If you are smuggling drugs, make sure you don’t violate traffic rules!
INDERJIT Singh Bhinder, a Canadian commercial truck driver, stands accused of possession with intent to distribute cocaine and heroin after he was pulled over on Tuesday by a Michigan State Police trooper who saw him violate a Michigan traffic code ordinance in Monroe County near exit 210 in Ohio and caught with bags of drug in the cab of his truck, according to a criminal complaint filed in the U.S. District Court for the Eastern District of Michigan.
Bhinder was extremely nervous when the trooper approached him. He allowed his truck to be searched and the trooper used a K-9 unit, according to police. The K-9 indicated there were drugs in the cab of his truck. The trooper found several kilograms of illegal drugs inside three bags lying on top of a mattress.
Bhinder claimed that the bags did not belong to him as he was being handcuffed, the trooper said. He allegedly changed his story several times during an interview with agents about the drugs.
Custom and Border Patrol agents and Homeland Security Investigations (HSI) agents who searched Bhinder’s truck found two phones, a GPS and paperwork.
Bhinder was taken to the Michigan Police Department in Trenton. Agents determined there were “41.24 kilograms of cocaine and 1.39 kilograms of heroin including packaging.”
Police said Bhinder waived his Miranda rights (a type of notification customarily given by police in the U.S. to criminal suspects in their custody advising them of their right to silence) and agreed to speak with agents.
According to court records, Bhinder consistently misinformed agents regarding several facts that he said occurred after arriving in the U.S. He first said he had entered the country at the Port Huron Blue Water Bridge around 11 p.m. on Monday and immediately drove to a nearby Michigan rest stop. When he returned to his truck after using the restroom, he said he saw three men standing in front of it. He claimed the men might have placed the bags in his truck although it was locked. He could not give detailed descriptions of the men.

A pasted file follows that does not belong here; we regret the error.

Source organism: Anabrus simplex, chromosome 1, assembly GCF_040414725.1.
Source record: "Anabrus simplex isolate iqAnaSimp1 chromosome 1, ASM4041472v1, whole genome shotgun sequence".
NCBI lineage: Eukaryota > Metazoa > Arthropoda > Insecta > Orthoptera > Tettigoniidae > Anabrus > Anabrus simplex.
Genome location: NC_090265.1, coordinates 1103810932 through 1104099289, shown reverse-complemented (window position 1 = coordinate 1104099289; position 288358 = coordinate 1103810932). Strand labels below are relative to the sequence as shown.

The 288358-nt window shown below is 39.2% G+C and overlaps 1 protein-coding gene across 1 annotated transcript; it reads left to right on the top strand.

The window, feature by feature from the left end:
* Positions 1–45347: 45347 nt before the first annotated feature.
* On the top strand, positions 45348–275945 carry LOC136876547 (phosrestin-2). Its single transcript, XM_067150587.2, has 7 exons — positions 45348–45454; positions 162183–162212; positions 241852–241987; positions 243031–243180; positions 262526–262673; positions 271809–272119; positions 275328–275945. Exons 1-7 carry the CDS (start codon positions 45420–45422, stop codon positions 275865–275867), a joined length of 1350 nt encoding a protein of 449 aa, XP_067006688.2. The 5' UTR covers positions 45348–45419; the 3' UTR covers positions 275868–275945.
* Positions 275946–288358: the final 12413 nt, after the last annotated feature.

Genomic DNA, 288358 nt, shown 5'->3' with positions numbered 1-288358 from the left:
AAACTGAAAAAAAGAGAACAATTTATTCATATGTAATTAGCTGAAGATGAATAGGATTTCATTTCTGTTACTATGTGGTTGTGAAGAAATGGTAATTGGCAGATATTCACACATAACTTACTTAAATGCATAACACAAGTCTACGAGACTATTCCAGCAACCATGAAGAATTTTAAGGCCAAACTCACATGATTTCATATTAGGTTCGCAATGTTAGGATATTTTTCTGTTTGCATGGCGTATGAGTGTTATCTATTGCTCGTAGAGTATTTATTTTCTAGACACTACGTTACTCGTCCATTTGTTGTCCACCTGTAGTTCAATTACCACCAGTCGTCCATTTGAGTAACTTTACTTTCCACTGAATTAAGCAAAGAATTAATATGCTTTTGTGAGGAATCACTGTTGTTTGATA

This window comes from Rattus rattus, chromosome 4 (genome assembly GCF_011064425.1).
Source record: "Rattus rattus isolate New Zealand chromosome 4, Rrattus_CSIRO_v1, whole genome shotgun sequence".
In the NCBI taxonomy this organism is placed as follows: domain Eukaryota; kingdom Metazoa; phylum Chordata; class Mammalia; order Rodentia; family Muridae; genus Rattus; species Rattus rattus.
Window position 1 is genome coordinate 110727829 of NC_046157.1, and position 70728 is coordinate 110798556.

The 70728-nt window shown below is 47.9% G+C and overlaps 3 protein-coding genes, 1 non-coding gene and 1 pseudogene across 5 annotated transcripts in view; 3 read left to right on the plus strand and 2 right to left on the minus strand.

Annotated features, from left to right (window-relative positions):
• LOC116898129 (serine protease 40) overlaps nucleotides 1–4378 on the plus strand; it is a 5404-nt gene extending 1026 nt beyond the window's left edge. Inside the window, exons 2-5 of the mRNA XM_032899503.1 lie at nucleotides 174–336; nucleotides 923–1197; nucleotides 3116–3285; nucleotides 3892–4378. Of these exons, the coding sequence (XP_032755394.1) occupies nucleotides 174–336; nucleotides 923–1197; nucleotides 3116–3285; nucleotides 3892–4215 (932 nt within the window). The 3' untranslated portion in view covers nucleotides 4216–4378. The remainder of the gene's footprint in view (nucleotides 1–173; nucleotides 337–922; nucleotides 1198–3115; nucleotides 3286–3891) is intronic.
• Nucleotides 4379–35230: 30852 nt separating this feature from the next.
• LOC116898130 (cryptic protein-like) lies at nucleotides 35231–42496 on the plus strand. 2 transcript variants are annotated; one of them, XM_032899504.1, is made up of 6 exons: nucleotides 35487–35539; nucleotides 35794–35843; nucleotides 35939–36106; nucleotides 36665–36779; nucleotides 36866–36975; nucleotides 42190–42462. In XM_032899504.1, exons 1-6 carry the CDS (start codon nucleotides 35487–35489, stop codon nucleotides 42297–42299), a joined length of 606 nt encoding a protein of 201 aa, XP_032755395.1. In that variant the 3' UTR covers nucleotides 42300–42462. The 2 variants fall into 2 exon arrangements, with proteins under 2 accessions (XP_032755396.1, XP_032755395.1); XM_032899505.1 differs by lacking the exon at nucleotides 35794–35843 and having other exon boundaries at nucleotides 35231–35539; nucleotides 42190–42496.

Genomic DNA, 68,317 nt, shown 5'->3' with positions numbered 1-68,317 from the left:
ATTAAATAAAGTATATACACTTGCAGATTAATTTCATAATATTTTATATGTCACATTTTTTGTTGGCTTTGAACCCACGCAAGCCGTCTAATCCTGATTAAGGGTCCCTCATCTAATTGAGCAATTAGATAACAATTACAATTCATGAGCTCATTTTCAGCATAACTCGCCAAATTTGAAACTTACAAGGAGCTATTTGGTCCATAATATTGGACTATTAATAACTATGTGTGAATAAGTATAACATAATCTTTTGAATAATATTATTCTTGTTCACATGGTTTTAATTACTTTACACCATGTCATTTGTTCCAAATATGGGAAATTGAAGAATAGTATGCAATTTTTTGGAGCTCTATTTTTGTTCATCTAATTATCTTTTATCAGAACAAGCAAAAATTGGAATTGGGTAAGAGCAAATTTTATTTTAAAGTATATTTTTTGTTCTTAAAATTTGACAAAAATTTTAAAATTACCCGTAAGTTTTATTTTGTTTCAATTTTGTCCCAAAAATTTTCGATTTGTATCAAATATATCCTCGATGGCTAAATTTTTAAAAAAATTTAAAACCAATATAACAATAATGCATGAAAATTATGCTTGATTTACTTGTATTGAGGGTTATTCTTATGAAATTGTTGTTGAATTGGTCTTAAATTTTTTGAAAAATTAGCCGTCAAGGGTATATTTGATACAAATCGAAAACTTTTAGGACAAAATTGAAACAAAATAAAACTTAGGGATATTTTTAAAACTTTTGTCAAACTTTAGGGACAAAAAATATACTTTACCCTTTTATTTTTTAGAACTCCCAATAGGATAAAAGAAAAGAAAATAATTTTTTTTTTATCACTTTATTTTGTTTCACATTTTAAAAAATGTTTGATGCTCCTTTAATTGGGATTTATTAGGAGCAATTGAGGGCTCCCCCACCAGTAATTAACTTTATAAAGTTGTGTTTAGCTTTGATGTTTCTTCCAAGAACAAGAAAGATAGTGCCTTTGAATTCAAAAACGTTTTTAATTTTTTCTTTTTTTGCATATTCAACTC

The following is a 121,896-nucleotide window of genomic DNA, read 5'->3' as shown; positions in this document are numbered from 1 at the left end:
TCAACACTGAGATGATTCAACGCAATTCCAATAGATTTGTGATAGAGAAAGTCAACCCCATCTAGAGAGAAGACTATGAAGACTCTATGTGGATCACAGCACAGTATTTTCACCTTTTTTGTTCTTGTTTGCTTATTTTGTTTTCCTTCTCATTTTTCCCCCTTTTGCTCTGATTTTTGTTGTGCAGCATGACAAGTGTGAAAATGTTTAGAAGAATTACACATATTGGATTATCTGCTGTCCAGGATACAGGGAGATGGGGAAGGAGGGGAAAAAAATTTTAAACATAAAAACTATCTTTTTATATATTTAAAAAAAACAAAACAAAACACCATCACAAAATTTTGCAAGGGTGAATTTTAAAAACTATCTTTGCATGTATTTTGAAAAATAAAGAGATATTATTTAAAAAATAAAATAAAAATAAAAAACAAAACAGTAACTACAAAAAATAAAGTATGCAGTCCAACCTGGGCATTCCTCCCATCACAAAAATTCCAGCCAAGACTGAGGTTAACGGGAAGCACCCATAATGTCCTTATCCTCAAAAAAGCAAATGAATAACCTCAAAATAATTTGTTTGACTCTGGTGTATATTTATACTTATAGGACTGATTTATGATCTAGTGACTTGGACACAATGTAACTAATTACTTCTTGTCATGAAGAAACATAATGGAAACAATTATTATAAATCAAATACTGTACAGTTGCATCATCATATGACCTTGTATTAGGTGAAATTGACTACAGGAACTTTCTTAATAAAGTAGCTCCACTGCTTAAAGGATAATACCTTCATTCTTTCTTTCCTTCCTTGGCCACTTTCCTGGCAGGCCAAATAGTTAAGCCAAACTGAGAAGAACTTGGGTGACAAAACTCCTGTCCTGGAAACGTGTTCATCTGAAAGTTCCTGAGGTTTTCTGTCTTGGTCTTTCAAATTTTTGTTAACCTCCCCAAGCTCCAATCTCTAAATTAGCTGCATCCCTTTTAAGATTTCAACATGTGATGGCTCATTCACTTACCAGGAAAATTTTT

Bhinder said he hadn’t seen the bags before because the curtains leading to his mattress area had been closed.
He said the phones found in his truck belonged to him and provided the agents the passwords for them. The agents found text messages he had received on Monday directing him to drive to an address near I-275 in Wayne County. He claimed he didn’t drive to the address.
After that, Bhinder told the agents he had left the highway to meet with two unknown men who gave him the bags containing drugs though he claimed he believed the bags contained clothing that belonged to a family member in Canada.
Finally, Bhinder reportedly admitted he knew the bags contained drugs and said he had been directed to take the drugs from the U.S. to Canada. He reportedly gave a written statement regarding the facts to the agents.